The Stewart-Haas Racing driver made the comments Tuesday night on his SiriusXM NASCAR Radio show, “Happy Hours.”

Harvick thinks race distances should be adjusted to fit the current landscape of NASCAR racing and fan attention spans.

There are eight 500-mile races on the schedule.

“I think the 500-mile race is a long time,” Harvick said. “I think with the stage racing and the things that we have going now and the attention spans of what people want to watch, I think that there should be the Coke 600, the Daytona 500, the Southern 500, the crown jewel events should have those distances, and I think everything else should be shorter.”

Sunday’s race in Texas was 334 laps and finished in three hours, 24 minutes and 18 seconds. It was the fourth Cup race through the first seven of the year to last longer than three hours and 20 minutes.

Last years’ spring Texas race was 3 hours, 37 minutes and 16 seconds. In 2015, it was three hours, 33 minutes and 57 seconds.

Five of the first seven races this year have been longer time wise than last year, that includes the Daytona 500 (three hours, 29 minutes and 31 seconds) and the 500-mile Atlanta race (three hours, 33 minutes and eight seconds).

Some tracks have shortened races in the last few years. In 2012, Pocono Raceway shortened both its races from 500 to 400 miles. In 2010, Auto Club Speedway did the same and Dover International Speedway went to 400-mile races back in 1997.

Phoenix Raceway briefly extended is spring race from 500 to 600 kilometers in 2010 before reverting to its original length the next year.

But the idea of Texas Motor Speedway shortening its two 500-mile races might be a pipe dream, at least as long as general manager and president Eddie Gossage has a say in the matter.

“I can tell you that the fans do not want shorter races,” Gossage told ESPN in 2015. “Period. End of story.

“The only people that want shorter races are the people that run the races — the teams. I guess I’d like to get work less and still get paid the same.”

In that same ESPN article two years ago Gossage said he hadn’t heard any talk about shortening races, especially from fans. But he had heard of discussions about “format and things like halftimes and quarters.

“… I don’t know how serious anybody is about that.”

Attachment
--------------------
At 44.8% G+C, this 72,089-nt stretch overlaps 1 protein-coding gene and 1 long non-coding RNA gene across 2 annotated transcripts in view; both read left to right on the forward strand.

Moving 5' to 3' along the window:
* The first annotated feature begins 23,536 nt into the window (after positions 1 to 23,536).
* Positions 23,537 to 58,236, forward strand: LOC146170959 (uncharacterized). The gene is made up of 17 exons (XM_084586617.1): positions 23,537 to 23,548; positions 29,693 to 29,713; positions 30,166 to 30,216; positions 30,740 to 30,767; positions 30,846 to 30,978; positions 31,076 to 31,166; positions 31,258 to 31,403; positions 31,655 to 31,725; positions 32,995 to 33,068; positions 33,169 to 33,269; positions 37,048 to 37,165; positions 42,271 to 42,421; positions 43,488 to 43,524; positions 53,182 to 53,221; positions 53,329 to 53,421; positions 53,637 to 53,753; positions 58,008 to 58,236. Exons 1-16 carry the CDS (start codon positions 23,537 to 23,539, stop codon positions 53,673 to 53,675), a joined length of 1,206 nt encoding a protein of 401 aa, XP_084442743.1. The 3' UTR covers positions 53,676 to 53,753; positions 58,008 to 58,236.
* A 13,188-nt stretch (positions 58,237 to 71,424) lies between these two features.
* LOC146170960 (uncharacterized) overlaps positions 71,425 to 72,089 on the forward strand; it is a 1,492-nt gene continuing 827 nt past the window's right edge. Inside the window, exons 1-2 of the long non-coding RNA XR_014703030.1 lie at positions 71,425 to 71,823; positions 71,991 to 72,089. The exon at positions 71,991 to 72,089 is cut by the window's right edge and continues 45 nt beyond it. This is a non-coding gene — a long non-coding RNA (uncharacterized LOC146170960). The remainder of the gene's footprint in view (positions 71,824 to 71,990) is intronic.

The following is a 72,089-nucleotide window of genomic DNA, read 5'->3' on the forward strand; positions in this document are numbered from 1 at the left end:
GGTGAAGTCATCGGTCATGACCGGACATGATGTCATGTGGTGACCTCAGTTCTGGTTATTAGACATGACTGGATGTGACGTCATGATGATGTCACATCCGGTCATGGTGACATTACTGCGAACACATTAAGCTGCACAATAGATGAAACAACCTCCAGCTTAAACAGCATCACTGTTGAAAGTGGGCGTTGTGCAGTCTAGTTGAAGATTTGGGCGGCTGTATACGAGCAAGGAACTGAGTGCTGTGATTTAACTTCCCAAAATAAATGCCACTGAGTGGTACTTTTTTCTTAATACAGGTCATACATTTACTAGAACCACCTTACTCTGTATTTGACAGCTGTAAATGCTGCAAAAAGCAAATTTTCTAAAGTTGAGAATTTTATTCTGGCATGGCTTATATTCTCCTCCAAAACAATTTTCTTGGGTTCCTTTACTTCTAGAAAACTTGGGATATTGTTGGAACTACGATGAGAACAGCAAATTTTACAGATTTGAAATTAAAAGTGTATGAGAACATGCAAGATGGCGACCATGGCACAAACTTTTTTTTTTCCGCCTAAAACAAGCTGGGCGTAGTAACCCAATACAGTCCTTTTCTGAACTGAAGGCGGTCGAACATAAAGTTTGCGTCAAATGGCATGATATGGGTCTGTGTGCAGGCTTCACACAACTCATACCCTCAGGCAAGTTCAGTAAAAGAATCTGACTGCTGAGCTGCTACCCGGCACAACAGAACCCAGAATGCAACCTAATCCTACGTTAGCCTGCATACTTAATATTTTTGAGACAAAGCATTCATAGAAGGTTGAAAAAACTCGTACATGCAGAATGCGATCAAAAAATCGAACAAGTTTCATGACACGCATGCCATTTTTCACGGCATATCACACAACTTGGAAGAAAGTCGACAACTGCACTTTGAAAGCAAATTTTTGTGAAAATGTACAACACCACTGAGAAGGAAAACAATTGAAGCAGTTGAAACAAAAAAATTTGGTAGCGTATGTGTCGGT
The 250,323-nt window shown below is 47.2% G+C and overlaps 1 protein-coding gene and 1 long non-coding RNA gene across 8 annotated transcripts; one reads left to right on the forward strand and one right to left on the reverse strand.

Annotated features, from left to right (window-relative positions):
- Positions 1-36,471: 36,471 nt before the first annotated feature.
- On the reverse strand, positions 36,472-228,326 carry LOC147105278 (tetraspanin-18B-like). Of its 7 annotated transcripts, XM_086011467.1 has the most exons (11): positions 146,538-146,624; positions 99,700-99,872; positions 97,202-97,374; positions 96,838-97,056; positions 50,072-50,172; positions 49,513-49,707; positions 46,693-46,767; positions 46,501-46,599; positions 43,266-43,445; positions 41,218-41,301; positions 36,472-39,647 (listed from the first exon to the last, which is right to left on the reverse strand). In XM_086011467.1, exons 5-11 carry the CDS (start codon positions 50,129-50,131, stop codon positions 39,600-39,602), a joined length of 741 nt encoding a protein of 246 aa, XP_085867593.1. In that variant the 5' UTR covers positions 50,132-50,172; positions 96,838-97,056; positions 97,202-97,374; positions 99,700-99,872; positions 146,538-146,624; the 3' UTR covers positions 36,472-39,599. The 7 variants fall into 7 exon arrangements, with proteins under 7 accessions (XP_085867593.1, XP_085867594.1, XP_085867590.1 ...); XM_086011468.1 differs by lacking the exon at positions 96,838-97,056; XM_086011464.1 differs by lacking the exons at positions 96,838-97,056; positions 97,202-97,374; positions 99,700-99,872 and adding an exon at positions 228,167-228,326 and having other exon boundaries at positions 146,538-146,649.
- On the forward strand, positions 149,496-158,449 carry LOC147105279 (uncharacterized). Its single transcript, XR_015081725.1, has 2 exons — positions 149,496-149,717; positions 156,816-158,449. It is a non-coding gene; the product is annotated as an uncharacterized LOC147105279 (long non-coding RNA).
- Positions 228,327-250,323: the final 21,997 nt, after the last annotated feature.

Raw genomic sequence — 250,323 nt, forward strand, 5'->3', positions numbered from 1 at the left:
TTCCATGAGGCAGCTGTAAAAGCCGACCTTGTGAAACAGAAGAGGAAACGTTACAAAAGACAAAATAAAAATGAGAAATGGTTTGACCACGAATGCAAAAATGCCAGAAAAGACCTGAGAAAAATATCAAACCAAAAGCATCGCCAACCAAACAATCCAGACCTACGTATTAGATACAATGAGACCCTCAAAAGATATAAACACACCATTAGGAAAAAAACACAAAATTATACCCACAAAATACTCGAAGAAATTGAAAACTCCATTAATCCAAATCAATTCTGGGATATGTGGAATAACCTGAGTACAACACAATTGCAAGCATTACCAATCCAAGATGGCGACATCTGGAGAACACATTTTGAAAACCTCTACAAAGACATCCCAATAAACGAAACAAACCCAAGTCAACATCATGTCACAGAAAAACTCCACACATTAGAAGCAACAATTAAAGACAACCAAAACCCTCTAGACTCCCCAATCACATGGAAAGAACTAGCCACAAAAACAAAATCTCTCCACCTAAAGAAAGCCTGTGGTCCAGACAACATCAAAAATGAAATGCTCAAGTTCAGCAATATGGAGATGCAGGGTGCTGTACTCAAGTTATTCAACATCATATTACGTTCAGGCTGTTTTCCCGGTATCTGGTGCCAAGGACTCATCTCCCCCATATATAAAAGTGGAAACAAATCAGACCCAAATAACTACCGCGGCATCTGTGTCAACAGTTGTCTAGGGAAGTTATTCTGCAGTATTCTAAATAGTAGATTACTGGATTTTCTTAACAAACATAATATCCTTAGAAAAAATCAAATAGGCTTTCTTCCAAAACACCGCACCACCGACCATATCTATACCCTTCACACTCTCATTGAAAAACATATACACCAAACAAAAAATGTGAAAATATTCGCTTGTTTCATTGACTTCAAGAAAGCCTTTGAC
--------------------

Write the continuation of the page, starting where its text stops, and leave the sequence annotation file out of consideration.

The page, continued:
Turns out, very.

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NASCAR America: Scan All from Texas Motor Speedway

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Even before the green flag dropped on the O’Reilly Auto Parts 500 on Sunday, one driver had reason to put the censors to work on this week’s Scan All.

“Something just broke ya’ll,” Austin Dillon informed his team before going to the garage with a broke track bar. “I’m not (redacted), something broke.”

Before long, drivers and team members were cursing the track, the wind and everyone else.

“The wind has picked up here pretty good,” said the spotter for Clint Bowyer. “Good thing (Stewart-Haas Racing competition director Greg Zipadelli) gives me hazarded pay for this.”

“You mean we pay you?” joked team owner Tony Stewart.

At one point Kyle Busch became angered by the driving of Derrike Cope

“NASCAR, can we ****ing park the 55, please. He can’t even hold his own lane, that’s ****.”

Watch the video to enjoy the rest of the best scanner communication from Sunday’s race.

Hendrick solves performance issues, but Joe Gibbs Racing still puzzled

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With Jimmie Johnson winning and Dale Earnhardt Jr. finishing fifth in Sunday’s O’Reilly Auto Parts 500 at Texas Motor Speedway, the naysayers finally can stop asking “what’s wrong with Hendrick Motorsports?”

But those same naysayers can continue asking “what’s wrong with Joe Gibbs Racing?”

Sunday marked the second time this season that JGR has failed to have even one of its NASCAR Cup drivers finish in the top 10 (the other time was the Daytona 500).

Kyle Busch was the highest Texas finisher for the Gibbs camp at 15th place. Matt Kenseth was 16th, Daniel Suarez was 19th and Denny Hamlin was 25th.

That’s very uncharacteristic for a team that has six wins, 24 top-fives and 42 top-10s in 96 overall starts at the 1.5-mile speedway.

In addition to not having any wins in 2017, JGR has just one stage win. This, in comparison to 2016, when it had at least one top-10 in all 36 races.

Also in 2016, JGR won three of the first seven races, and seven of the first 12, en route to 12 total wins for the entire season.

Even team owner Joe Gibbs is mystified at what’s happened to his four-team NASCAR Cup operation.

“We just have a lot of issues,” Gibbs told the Fort Worth Star-Telegram. “This was as tough a day as we’ve had. I think Kyle [Busch] felt he had a chance early, and then we adjusted a little bit, and it went away.

“Denny was off. I think our other two cars were, too. So, what it really says is we’re off. We got a lot of work to do.”

Gibbs did not point to the recent repave at TMS as one of the reasons why his team struggled Sunday, he said to the Star-Telegram.

“It’s the same for everybody,” he said. “It was a real test of nobody having any information going in. It was who could handle it the best. Obviously, we didn’t.”

But what isn’t the same for everybody is how far and how quickly JGR has fallen. In 2015 and 2016, the organization led all of its peers with 26 combined wins. No other rival organization had more than 14 wins during the same period.

In 2014, JGR managed just two wins in the entire season, one apiece by Busch and Hamlin.

In addition, the last time JGR went without at least one victory in the first seven races of a season was back in 2007, when it didn’t notch its first win until July 1 at New Hampshire, the 17th race of that season.